Dropping Gas Prices Raise Concerns about Infrastructure Funding
Once you have a car and a license, you’re only missing two things: good auto insurance and a tank full of gas. As you many have noticed, gas prices have been plummeting lately in many areas, with the national low average state gas price sitting very comfortably at just $1.73. Looking back at the last few years, many of us had given up hope that gas prices would ever dip below two dollars again, and the current highest state average gas price of $2.57 seemed like a good deal when prices were at their worst.
Arizona has been experiencing some exceptionally quick price drops at gas stations statewide, and in the last week, prices have dropped roughly a dime (depending on the city and the pump). Looking for auto insurance rates to match the plummeting price of gas? Contact Cost U Less Direct! AAA Arizona reported that the average pump-price has fallen below the $2 mark for the first time since May of 2009 to $1.99. While just barely dipping beneath that $2 threshold, the price drop was reflected across the entire country, with nationwide gas prices averaging at just $2.09 a gallon.
We can save you money on your car insurance, and with gas prices falling at this rate, driving may soon be cheaper than ever for new drivers, but how will falling gas prices impact the American infrastructure? Our highways and roads are funded by the tax we pay on gas, and if we’re buying less gas, the infrastructure will begin to lose funding if something doesn’t change. That’s why, at the beginning of this year, five states raised their retail fuel taxes. Those states are…
– Maryland (Avg. pump price: $2.10)
– Pennsylvania (Avg. pump price: $2.23)
– Virginia (Avg. pump price: $1.95)
– Florida (Avg. pump price: $2.07)
– North Carolina (Avg. pump price: $2.06)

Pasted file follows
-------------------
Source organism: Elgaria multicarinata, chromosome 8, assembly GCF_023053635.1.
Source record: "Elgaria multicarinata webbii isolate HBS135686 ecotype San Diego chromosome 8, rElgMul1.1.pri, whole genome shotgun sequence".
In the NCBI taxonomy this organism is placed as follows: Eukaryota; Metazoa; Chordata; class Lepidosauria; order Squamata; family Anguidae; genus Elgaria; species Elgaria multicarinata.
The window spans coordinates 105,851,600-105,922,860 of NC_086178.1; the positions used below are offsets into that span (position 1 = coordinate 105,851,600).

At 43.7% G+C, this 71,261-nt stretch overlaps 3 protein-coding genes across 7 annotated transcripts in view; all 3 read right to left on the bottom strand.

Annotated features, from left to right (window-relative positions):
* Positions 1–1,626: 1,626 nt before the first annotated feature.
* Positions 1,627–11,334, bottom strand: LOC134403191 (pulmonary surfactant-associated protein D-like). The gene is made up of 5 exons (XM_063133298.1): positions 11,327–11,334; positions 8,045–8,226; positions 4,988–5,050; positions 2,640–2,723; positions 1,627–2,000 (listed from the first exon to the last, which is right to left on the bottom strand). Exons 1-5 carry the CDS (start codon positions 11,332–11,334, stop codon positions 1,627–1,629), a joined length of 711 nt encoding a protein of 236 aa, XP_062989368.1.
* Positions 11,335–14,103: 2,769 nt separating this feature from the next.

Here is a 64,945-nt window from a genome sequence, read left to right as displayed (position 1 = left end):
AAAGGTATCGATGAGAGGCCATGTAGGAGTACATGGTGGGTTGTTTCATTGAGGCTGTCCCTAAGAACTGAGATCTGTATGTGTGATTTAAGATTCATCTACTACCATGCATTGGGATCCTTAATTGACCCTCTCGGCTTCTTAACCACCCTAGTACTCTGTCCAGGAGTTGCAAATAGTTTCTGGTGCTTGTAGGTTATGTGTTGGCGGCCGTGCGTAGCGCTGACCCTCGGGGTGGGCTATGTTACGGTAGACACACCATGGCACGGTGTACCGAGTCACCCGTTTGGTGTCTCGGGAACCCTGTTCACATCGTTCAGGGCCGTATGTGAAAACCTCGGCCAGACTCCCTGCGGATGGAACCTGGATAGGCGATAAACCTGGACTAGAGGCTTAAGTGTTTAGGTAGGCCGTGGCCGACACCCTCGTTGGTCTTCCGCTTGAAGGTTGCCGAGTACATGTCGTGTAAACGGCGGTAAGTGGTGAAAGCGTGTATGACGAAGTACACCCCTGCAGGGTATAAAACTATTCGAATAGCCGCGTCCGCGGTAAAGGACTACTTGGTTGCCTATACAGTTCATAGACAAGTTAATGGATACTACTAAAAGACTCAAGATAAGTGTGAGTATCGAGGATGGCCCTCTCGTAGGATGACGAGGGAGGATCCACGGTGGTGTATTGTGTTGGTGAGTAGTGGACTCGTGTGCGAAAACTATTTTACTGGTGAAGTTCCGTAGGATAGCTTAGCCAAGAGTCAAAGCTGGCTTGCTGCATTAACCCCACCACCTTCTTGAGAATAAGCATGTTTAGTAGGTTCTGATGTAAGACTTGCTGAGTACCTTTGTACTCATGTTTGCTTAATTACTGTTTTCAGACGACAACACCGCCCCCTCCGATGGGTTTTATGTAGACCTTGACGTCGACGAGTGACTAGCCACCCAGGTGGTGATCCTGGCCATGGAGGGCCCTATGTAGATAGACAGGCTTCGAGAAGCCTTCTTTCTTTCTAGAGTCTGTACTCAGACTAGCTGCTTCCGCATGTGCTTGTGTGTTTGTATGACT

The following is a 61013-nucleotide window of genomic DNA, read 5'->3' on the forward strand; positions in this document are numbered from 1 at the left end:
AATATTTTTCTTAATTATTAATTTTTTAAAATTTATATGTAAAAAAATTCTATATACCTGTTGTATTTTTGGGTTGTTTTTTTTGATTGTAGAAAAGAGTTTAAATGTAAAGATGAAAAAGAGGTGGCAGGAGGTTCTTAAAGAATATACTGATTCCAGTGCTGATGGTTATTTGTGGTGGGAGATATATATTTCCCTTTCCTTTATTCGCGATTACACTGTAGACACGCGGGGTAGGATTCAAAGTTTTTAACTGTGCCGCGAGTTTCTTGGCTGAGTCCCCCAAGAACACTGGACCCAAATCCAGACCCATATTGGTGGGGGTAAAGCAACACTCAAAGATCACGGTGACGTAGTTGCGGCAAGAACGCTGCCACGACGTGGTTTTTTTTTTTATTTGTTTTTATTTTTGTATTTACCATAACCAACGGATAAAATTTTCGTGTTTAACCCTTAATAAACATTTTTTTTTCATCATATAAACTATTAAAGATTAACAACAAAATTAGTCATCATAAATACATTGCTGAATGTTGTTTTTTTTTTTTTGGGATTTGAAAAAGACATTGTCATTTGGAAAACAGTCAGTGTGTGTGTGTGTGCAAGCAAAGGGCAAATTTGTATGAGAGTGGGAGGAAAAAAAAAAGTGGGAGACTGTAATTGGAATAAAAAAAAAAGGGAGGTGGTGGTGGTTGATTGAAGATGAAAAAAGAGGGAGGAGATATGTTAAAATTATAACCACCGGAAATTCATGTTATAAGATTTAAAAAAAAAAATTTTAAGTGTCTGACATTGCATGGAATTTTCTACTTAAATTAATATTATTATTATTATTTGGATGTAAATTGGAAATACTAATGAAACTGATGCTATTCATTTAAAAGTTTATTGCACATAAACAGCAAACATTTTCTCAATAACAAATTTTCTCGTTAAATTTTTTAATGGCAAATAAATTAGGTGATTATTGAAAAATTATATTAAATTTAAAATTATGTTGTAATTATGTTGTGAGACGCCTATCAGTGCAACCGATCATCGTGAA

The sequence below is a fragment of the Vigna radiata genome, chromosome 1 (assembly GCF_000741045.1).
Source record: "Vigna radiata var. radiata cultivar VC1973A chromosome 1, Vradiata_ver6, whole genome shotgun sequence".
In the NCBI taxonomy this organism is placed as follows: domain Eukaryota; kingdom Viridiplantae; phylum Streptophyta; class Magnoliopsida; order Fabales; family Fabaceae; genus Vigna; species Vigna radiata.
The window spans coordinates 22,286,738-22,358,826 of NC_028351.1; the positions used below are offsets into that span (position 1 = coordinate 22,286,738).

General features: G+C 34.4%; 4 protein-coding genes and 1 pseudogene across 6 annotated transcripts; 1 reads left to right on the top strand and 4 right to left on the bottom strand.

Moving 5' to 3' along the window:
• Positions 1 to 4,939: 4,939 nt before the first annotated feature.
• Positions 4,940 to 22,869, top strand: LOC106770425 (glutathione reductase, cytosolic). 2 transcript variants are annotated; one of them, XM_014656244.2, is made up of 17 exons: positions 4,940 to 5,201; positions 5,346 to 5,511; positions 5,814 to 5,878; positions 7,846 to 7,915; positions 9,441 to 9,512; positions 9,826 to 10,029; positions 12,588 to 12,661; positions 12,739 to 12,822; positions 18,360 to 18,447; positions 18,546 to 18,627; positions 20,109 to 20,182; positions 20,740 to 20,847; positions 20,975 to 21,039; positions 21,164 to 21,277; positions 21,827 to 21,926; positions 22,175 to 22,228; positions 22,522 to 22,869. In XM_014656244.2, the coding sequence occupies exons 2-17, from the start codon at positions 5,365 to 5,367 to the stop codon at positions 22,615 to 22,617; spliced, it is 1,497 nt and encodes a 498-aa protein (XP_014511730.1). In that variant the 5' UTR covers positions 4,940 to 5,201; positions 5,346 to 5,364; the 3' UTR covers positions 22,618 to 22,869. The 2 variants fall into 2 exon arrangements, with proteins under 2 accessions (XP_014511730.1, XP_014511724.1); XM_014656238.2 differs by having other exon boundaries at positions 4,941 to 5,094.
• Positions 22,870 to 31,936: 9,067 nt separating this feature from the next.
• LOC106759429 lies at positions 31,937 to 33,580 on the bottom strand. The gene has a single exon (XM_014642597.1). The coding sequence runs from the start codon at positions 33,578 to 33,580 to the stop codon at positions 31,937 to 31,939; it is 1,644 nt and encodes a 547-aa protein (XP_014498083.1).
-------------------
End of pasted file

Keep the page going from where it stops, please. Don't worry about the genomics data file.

Hopefully, this will allow the infrastructure to maintain its current pace of development. Linda Gorman, director of communications and public affairs for AAA Arizona, explains that, “Gas taxes, which have traditionally funded our transportation needs, haven’t kept pace with rising transportation demands. In addition, monies in the Highway User Revenue Fund devoted to transportation have been swept by the Legislature in recent years to fund projects unrelated to transportation. As an advocate for road users, AAA supports raising the gas tax to meet transportation and infrastructure funding needs as long as adequate accountability and performance metrics are in place, and we also urge our elected leaders to safeguard the HURF.”
AAA officials understand that raising the retail fuel tax is a short-term solution, and that with the advent of alternative fuels and increasingly strict regulations on fuel efficiency, new solutions must be explored. Raising the tax, however, will allow officials to make plans for the future of fuel consumption without allowing the American infrastructure to suffer. Growing and sustaining the transportation system is more important now than ever, and with new technologies emerging and becoming mainstream, entirely new strategies must be developed.
How do you think the American infrastructure can be funded with less support from fuel tax? What do you think the “cars of tomorrow” will run on? Share your ideas in the comments section below!